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How to Check TLS/SSL Certificate Expiration Date from Linux CLI?

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How to Check TLS/SSL Certificate Expiration Date from Linux CLI

Checking TLS/SSL Certificate Expiration Date from Linux CLI – A Beginner’s Guide

The client and server use TLS/SSL certificates to secure their communication. They act as a trusted third party who vouches for the identity of your server and its ability to encrypt sensitive data.

TLS/SSL certificates expire after some time, so you must check their expiration date before using them. In this article, we will see how you can check TLS/SSL certificate expiration date on Linux CLI using the OpenSSL command line tool and some other Linux commands. These are useful while configuring web servers or development environments.

What are SSL/TLS Certificates?

A Certificate Authority (CA) issues TLS certificates or digital certificates, enabling users to securely transfer sensitive data using the HTTPS protocol. In other words, HTTPS is TLS on top of HTTP. This technology is ideal for banking, information verification, email exchange, and other activities needing more privacy and security.

As we know, encrypted data is harder to read without decrypting with the help of the private key, thus making it difficult for hackers to access the information. Files known as digital or identity certificates (public key certificates) verify the owner of a public key.

Method to See the Expiration Date for TLS/SSL Certificate

Step 1: You can access the CLI (Command-Line Interface) by pressing Alt + CTRL + T keyboard keys. Another method to open Command-Line is by clicking anywhere on the screen with your right mouse button to bring up a menu and selecting the “Open Terminal” option. But the keyboard shortcut makes it more accessible.

Step 2: To view the TLS/SSL expiration date for a specific site, define the variable for the site name or URL. To define a variable in CLI, use the code below.

export URL_OF_WEBSITE="YourWebsiteURL"

Enter the preceding command and hit enter.

Step 3: As shown below, define one variable for the Port address again.

export SSL_PORT_ADDRESS="443."

Step 4: You can now view the expiration date by using the command below. Enter the following command into the CLI.

echo | openssl s_client -connect ${URL_OF_WEBSITE}:${SSL_PORT_ADDRESS} -servername ${URL_OF_WEBSITE} 2> /dev/null | openssl x509 -noout -dates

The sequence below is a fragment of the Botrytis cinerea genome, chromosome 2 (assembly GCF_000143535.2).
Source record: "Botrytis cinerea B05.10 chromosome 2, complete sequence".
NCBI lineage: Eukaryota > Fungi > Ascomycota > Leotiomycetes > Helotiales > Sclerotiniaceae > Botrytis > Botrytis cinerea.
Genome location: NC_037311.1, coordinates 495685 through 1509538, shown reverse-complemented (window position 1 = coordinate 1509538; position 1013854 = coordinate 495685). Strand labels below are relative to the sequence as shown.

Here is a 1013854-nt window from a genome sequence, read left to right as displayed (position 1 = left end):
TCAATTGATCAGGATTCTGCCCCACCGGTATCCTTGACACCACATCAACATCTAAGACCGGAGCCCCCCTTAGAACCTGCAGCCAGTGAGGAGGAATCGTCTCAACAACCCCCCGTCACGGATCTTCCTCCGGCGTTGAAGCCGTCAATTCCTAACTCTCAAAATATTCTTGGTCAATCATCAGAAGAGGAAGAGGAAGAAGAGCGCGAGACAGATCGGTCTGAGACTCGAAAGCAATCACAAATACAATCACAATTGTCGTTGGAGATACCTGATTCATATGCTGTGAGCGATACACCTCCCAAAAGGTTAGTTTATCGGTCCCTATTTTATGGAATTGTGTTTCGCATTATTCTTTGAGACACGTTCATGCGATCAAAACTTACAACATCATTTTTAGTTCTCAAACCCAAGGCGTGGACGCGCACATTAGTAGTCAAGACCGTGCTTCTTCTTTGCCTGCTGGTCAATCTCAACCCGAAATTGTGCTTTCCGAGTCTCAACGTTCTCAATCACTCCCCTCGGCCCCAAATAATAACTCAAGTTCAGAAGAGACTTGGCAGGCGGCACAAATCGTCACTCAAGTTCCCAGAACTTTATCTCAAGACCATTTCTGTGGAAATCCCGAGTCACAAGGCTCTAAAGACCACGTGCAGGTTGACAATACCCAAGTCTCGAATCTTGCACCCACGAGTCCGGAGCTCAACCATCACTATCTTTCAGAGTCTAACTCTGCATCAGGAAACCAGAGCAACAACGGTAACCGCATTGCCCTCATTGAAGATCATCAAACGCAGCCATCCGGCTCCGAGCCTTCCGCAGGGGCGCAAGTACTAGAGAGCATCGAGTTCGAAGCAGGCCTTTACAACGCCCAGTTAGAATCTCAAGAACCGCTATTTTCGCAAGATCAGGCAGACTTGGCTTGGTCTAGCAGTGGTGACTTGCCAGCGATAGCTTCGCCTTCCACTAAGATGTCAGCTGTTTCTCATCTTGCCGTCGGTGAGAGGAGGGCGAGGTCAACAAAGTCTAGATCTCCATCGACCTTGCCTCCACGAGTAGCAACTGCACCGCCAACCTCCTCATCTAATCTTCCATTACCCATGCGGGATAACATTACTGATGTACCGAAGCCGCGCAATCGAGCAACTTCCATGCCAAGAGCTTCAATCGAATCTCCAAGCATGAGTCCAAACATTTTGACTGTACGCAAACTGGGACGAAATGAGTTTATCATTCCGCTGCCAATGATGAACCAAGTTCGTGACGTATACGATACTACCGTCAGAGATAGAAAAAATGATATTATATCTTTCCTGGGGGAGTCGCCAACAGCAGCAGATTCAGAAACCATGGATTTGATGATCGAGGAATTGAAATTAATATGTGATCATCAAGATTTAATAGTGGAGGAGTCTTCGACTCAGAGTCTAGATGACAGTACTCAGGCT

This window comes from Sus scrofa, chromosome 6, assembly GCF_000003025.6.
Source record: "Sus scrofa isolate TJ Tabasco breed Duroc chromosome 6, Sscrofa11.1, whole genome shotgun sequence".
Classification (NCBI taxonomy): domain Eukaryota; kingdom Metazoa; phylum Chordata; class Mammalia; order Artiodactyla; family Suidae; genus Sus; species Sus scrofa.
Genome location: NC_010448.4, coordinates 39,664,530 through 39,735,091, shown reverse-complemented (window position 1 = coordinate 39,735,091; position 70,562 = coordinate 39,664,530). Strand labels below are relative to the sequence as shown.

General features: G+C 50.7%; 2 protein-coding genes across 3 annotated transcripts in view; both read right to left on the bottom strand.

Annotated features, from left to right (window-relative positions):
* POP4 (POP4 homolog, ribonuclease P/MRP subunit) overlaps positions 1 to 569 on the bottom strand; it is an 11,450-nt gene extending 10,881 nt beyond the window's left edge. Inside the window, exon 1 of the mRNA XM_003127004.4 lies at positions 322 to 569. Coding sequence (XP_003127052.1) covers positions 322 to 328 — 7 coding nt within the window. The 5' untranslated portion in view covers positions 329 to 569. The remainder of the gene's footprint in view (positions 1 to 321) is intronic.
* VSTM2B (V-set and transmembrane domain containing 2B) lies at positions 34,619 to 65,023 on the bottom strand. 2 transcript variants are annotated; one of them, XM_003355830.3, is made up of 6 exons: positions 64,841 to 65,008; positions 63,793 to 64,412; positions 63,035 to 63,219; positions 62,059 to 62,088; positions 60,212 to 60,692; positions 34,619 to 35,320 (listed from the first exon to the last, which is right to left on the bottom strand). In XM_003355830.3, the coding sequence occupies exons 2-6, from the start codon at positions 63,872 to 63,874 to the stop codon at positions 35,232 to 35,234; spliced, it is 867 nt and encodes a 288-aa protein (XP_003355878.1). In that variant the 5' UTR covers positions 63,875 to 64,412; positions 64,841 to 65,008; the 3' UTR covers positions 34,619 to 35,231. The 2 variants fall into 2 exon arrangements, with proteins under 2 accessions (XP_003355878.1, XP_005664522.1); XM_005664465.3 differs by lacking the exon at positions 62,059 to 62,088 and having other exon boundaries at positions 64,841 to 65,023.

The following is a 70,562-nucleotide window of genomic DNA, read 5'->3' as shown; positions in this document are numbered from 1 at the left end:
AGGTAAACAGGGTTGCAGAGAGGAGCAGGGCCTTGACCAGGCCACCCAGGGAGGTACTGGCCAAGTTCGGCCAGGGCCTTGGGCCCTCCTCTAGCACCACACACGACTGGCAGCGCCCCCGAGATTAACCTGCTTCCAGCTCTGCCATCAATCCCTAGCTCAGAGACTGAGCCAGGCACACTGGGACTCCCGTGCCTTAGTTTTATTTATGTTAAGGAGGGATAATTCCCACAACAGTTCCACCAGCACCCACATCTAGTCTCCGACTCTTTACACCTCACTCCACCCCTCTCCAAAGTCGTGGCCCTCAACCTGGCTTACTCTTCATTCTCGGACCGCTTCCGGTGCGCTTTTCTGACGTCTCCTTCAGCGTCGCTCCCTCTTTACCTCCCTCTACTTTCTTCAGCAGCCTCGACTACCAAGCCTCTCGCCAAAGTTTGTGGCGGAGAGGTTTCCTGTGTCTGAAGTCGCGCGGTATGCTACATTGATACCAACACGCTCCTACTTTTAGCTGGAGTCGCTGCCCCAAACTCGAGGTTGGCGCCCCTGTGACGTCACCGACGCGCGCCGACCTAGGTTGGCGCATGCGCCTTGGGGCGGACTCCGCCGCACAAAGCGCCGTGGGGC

Step 5: Two dates will appear notBefore and notAfter. In that notAfter is the expiration date.

How to Extract a PEM-encoded Certificate File’s Expiration Date from an SSL Certificate

  • Repeat the first three steps from the preceding example.
  • Run the command below to obtain the PEM Encoded Certificate file.
echo -n | openssl s_client -connect ${URL_OF_WEBSITE}:${SSL_PORT_ADDRESS} -servername ${URL_OF_WEBSITE} \ | openssl x509 > ./SSL.cert

The SSL.cert file will be downloaded after entering the above command.

  • Type the following command to view Expiry Data.
openssl x509 -enddate -noout -in ./SSL.cert
  • The system will display the expiration date.

How does TLS/SSL work?

As we already know SSL/TLS certificate creates a secure, encrypted connection between the website and visitors. Let’s how does TLS/SSL work:

  • The user opens up the browser to connect to a website.
  • The server dispatches a copy of the website’s SSL/TLS certificate to the user’s web browser.
  • The visitor’s browser validates the certificate to confirm if it is valid and has not expired.
  • If the certificate is fair, the browser encrypts a spontaneous session key using the SSL/TLS certificate’s public key.
  • Then, the browser sends the encrypted session key to the website’s server.
  • The session key is decrypted by the server using its private key.
  • The server and the user’s browser use the session key to encrypt and decrypt all data traded during the exchange, including sensitive details like login credentials, credit card numbers, and other private information.
  • The session key is discarded at the end, and a new one will be generated the next time a visitor connects to that website.

Conclusion on How to Check TLS/SSL Certificate Expiration Date

With this, we hope you understand how to check your website’s expiration date for the TLS/SSL certificate. As of now, people are more and more aware of online threats; thus, it is essential to keep your website certificate in check.

Today, hundreds of thousands of websites utilize HTTPS services to safeguard their content from unauthorized access by other users and hackers. In any sort of discrepancy or a mishap from these hackers, TLS/SSL provides an additional protection layer.

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